It is a summer school for teachers, with a big difference. Sixteen of them working in the schools of Muscatine, Iowa, have been awarded grants since 2005 to travel abroad to enhance their global knowledge through the Catherine Miller Explorer Awards, a project of the Iowa-based Stanley Foundation, an internationally recognized global organization that stays close to its Midwestern roots.
Some of the teachers from kindergarten to 12th grade who receive the awards have never traveled abroad or had little hope of making extensive study tours on a teacher’s salary. The program was designed, the Stanley Foundation says, to create globally minded teachers with a greater ability to teach diverse students. It can serve as a model for other communities with populations that are increasingly multicultural.
This year, a fourth-grade teacher, Jan Fear, embarked on a punishing 21-day trip around China. “On a surface level, I picked up how to use chopsticks and play mah-jongg,” she wrote in the foundation’s journal Courier. “On a deeper level, I learned how another culture lives, works and plays; how the Chinese got to where they are and where they are going.”
Winners of the awards over the years — among them linguists and science or geography teachers at high-school level — have opted for diverse destinations, including Australia, Tanzania, Turkey, Iceland, Peru and the Galápagos Islands of Ecuador.
Joshua Hanna, a high-school biology teacher, went to the Galápagos in 2009. Asked by the Courier to explain why he applied for an award, Hanna said: “I do a lot of state conferences and national conferences, and I had been fortunate to be exposed to a lot of material regarding evolution and education. It’s not really been an issue in our own state to have people bring up this idea of ‘does evolution belong in the curriculum or not,’ but at the national level it gets a lot of attention. So when I get asked at the age of 27 if I could go anywhere in the world, where would I want to go, it was kind of a no-brainer. It was the 200th birthday of Charles Darwin. It was the 150th anniversary of ‘On the Origin of Species.’ It was the 50th anniversary of the Darwin Research Center being established in the Galápagos Islands, and here I was about to be the same age Darwin was when he was on the islands. So my entry essay kind of wrote itself.”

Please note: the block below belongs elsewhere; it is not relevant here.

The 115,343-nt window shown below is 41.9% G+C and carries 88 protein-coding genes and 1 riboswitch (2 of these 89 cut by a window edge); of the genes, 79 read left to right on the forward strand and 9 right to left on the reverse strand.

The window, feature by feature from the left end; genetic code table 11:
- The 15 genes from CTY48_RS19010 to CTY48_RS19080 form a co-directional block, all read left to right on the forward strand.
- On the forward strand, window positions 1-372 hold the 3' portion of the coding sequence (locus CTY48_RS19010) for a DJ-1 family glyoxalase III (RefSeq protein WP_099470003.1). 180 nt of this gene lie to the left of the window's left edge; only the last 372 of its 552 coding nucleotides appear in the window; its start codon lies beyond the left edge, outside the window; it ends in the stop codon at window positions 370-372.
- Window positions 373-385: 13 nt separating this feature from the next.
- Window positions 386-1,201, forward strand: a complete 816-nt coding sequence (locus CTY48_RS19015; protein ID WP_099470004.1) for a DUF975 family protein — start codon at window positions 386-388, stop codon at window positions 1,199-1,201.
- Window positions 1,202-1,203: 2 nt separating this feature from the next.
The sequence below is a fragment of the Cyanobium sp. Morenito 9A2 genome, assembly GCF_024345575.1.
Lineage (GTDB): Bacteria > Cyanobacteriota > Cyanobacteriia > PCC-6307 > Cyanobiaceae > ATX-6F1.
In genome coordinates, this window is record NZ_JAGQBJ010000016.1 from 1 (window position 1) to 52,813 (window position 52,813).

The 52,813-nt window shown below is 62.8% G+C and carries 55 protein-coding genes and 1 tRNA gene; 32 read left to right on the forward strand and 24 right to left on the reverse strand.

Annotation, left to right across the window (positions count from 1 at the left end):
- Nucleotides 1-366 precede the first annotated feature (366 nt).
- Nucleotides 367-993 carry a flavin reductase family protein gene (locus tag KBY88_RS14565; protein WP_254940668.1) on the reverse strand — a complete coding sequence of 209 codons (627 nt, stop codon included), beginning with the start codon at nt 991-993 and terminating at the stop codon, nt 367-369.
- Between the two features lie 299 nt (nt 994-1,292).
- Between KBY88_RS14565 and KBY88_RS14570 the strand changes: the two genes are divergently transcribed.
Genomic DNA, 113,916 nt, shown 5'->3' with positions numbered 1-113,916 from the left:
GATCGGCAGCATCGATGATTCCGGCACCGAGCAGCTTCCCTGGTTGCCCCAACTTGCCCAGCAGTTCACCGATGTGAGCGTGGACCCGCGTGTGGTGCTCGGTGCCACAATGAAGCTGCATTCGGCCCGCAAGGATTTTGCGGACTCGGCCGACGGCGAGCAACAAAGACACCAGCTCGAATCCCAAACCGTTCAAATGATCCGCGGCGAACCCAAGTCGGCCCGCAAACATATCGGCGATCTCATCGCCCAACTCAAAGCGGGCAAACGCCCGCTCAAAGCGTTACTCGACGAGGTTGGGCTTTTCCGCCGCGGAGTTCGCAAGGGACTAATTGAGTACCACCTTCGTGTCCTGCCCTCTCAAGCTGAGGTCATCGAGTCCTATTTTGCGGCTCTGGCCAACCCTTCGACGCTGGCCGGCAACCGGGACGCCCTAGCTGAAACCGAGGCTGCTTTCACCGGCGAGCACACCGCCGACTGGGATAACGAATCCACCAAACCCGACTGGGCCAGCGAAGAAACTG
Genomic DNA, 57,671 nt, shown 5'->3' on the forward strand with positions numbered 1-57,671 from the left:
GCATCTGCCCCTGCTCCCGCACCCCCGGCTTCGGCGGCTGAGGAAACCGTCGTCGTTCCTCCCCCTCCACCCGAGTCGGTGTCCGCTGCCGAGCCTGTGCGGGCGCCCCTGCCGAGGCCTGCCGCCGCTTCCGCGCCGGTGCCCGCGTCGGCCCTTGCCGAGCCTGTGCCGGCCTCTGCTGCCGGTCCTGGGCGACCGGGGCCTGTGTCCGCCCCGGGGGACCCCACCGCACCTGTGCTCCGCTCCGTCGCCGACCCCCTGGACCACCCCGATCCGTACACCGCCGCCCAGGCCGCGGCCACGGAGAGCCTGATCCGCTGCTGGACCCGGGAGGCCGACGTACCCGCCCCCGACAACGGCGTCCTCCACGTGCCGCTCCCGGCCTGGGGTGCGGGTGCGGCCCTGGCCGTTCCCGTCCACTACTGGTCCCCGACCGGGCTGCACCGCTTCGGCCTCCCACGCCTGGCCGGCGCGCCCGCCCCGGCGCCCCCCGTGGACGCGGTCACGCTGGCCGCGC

Catherine Miller, for whom and in whose spirit the Explorer Awards were named, was a teacher of French and Spanish in Muscatine for 34 years. She saw the importance of bringing an understanding of foreign cultures to her students at Muscatine High School and Muscatine Community College, and she traveled widely to carry back the experiences and perspectives of foreign cultures. She also raised money for Unicef. When Miller died in 2008 at the age of 99, the awards were well established.
The Stanley Explorer Awards project was created under the presidency of Richard H. Stanley, who inherited the foundation from his parents, C. Maxwell and Elizabeth M. Stanley, who started the foundation in 1956. Max Stanley, who died in 1984, was an engineer and businessman who also spoke and wrote in a campaign for global citizenship. His wife was active in educational issues. Project Enrichment, the initial Stanley community education program, began in the Muscatine schools in 1971.
Today the Stanley Foundation, under its president Keith Porter — with Richard Stanley, also an engineer, remaining chairman of the board — plays a prominent role on strategic international issues such as nuclear security, human protection and the evolving global system, working with partners at the United Nations, Washington think tanks and research organizations worldwide. But Richard Stanley says that there has never been a serious thought of leaving its Iowa base or reducing its numerous local activities in education and other public projects.